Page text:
So it seems Apple’s loss, may be your gain.
Your smartphone just might be a lot cooler than our President’s mobile device. While everyone is flocking to Apple to purchase the new iPhone 5S, Barack Obama must tote around a once-popular phone that has grown obsolete — the dreaded BlackBerry, LA Times reports.
During an event promoting the Affordable Care Act at the White House, Obama admitted that he’s forbidden from owning an Apple mobile device. “I’m not allowed for security reasons to have an iPhone,” he told the crowd. The Secret Service, according to The Week, is less wary of the Blackberry due to its “superior encryption standards.”
It’s important to note that back when Obama was sworn into office in 2009, the Secret Service didn’t even want him to own a BlackBerry either. But Obama begged to keep the business-oriented device; he told the agency that the phone could be programmed so that only 10 people can have access to his personal email. The secret service conceded. (The President does have an Apple iPad.)
If Obama did own an iPhone, his e-mail, GPS coordinates, personal photos, texts, and countless other classified material could easily be hacked by gadget-savvy troublemakers. So although the BlackBerry is seemingly doomed for failure among its rivals, the antiquated smartphone finds loyal customers within the political atmosphere.
Apple has been working on tightening its security measures “like encryption, forced PIN entry, and the ability to wipe your phone remotely if it’s stolen,” said Slate, but White House members just aren’t ready to risk using an iPhone.
Now as Obama’s comments imply that the iPhone compromises privacy, it brings up questions about the NSA and its data gathering practices, used for spying on Americans. It has been revealed that the NSA collects five billion geolocation records daily!
Slate writes, “Apple was one of several major tech companies identified in leaked NSA documents as being part of the agency’s PRISM surveillance program. And while Apple has insisted that its users’ iMessages are secure, hackers have called those claims into question.”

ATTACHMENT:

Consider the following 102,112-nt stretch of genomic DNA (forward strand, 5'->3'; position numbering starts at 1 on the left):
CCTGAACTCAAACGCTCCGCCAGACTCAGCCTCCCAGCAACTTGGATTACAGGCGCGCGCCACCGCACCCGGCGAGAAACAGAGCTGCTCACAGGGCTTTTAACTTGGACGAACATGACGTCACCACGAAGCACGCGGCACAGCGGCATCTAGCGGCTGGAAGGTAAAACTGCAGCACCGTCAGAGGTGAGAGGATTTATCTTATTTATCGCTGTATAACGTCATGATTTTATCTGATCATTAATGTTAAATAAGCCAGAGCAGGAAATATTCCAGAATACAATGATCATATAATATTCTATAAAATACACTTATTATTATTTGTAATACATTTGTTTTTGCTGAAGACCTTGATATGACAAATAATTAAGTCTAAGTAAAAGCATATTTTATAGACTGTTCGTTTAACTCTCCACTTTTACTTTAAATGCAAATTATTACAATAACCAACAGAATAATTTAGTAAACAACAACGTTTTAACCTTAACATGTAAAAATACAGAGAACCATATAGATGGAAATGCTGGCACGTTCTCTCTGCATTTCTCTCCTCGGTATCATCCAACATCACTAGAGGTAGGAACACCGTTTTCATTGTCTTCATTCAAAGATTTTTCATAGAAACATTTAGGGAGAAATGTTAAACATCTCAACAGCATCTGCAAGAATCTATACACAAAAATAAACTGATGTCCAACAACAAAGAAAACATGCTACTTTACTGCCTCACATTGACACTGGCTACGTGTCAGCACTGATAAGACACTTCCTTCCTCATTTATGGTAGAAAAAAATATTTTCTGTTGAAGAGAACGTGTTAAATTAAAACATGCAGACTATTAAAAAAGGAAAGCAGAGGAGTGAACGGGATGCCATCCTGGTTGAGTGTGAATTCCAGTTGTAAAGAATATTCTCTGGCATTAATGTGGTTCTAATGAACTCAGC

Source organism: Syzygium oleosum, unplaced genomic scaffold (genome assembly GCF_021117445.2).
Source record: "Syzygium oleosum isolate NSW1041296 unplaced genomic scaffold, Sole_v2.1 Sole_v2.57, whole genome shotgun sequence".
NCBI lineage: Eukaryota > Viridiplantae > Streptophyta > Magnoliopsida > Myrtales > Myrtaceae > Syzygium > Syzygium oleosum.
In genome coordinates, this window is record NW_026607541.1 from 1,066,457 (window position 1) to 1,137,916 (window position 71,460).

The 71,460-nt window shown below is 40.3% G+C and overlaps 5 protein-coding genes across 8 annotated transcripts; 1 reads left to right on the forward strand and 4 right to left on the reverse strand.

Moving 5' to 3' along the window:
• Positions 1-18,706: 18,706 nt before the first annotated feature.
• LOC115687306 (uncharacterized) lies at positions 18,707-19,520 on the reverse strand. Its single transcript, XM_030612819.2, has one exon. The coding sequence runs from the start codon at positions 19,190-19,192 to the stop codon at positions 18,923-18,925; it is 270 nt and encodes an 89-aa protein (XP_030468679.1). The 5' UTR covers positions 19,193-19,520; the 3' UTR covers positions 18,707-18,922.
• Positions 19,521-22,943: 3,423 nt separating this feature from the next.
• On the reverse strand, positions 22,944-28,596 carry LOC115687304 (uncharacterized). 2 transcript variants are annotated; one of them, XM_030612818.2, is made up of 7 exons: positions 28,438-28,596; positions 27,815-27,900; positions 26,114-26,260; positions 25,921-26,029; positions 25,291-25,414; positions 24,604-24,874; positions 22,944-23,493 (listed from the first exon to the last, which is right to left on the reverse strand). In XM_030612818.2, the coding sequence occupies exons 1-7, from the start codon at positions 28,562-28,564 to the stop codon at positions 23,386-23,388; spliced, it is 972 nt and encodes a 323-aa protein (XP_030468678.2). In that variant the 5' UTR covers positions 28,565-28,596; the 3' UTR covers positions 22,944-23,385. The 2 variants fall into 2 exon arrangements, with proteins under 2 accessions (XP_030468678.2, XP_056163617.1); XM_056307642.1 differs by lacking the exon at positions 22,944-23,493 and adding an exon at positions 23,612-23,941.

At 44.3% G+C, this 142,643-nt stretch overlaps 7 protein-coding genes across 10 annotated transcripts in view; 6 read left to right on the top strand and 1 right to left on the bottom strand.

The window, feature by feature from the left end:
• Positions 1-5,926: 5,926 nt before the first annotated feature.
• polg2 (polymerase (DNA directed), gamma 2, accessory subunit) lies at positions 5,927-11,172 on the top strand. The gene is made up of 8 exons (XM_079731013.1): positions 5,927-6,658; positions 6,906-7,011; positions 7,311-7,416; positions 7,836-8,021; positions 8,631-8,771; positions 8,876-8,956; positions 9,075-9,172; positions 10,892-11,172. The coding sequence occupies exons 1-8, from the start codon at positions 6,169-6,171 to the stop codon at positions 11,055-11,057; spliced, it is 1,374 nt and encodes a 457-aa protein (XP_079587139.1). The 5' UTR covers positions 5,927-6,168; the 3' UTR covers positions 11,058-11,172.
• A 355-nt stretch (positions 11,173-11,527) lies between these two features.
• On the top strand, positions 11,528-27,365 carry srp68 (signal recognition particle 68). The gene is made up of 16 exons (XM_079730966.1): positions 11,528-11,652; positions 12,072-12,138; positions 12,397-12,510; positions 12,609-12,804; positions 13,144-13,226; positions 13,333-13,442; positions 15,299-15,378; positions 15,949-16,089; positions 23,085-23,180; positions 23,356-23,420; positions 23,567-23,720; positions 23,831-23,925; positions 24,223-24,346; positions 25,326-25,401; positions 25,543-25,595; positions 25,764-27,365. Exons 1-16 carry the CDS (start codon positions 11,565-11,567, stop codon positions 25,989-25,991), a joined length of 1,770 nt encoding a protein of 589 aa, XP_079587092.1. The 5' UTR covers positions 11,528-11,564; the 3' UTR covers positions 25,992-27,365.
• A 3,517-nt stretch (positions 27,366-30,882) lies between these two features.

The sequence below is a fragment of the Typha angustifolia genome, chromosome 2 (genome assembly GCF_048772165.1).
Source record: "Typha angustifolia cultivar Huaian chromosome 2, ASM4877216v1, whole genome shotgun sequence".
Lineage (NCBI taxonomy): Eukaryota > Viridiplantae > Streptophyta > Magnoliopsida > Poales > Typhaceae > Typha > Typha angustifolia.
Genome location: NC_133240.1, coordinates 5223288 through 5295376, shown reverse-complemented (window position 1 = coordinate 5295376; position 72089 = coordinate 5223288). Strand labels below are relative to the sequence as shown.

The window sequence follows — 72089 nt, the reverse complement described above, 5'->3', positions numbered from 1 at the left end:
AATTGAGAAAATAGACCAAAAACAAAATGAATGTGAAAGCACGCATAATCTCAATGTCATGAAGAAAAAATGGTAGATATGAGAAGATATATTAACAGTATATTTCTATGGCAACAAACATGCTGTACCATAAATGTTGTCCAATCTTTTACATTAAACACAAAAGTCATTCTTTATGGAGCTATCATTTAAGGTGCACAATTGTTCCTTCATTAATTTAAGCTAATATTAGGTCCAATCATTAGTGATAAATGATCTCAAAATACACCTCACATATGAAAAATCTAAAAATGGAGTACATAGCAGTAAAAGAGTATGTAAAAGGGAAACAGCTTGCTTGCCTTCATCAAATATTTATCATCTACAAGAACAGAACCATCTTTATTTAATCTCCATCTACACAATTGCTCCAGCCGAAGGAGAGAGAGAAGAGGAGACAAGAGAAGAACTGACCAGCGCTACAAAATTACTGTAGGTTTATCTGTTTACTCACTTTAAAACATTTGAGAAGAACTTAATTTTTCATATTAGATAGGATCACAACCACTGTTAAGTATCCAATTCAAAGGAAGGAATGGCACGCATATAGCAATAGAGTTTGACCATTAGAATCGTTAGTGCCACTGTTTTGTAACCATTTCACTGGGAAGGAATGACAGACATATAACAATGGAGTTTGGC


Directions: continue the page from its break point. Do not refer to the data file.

As for Malia and Sasha, they are totally allowed to own Apple smartphones. Obama’s points out that his phone bill consistently reminds him of his daughters’ iPhone obsession. Those shots of the First Daughters snapping selfies at dad’s inauguration speak to that.
Some news stories actually make you want to start believing in conspiracy theories. Here’s one that might. It seems that wireless carriers may be blocking a relatively simple solution to phone thefts in order to make a profit. About 1.6 million Americans had their phones stolen last year, with nearly 40 percent of all robberies in major U.S. cities involving mobile devices.
Not only do people buy more phones is they need to replace stolen ones, but also customers are more apt to opt for insurance offered by phone companies.
This is actually a lucrative side hustle for carriers — the top four wireless carriers will earn more than $7.8 billion this year in insurance premiums from their customers, according to an estimate by industry trade publication Warranty Week (via Huffington Post). According to Businessweek, Asurion, a phone insurance company that pays the wireless carriers for each policy they sell, made an estimated $98 million in profit in 2010. Typically, phone insurance plans range between $7 and $11 monthly, and they require consumers to pay deductibles as high as $200 for a replacement phone. And most often, these are nor new phones but refurbished used phones ones. Asurion’s insurance plan doesn’t guarantee customers will receive the same model as the one they lost.
“If you do the math, the phone companies are making out like bandits,” Richard Doherty, a director for Envisioneering Group, a market research firm, told HuffPo.
But here’s the kicker. A top prosecutor is accusing phone companies of standing in the way of a solution that could protect consumers from violent robberies just so that they can make more money.
San Francisco District Attorney George Gascón claims he has obtained emails showing how phone companies are blocking the introduction of a so-called kill switch that would render phones inoperable if stolen. If installed on phones, it would undercut the value of phones being sold on a global black market, which would lead to a sharp reduction in thefts.
“These emails suggest that the carriers are rejecting a technological solution so they can continue to shake down their customers for billions of dollars in insurance premiums,” Gascón said in a statement. “I’m incensed. … This is a solution that has the potential to end the victimization of their customers.”
Gascón and New York Attorney General Eric Schneiderman have now demanded that phone manufacturers create new smartphone technology to make the devices less attractive to thieves. Apple and Samsung have already introduced new features this summer that they said would render stolen devices useless.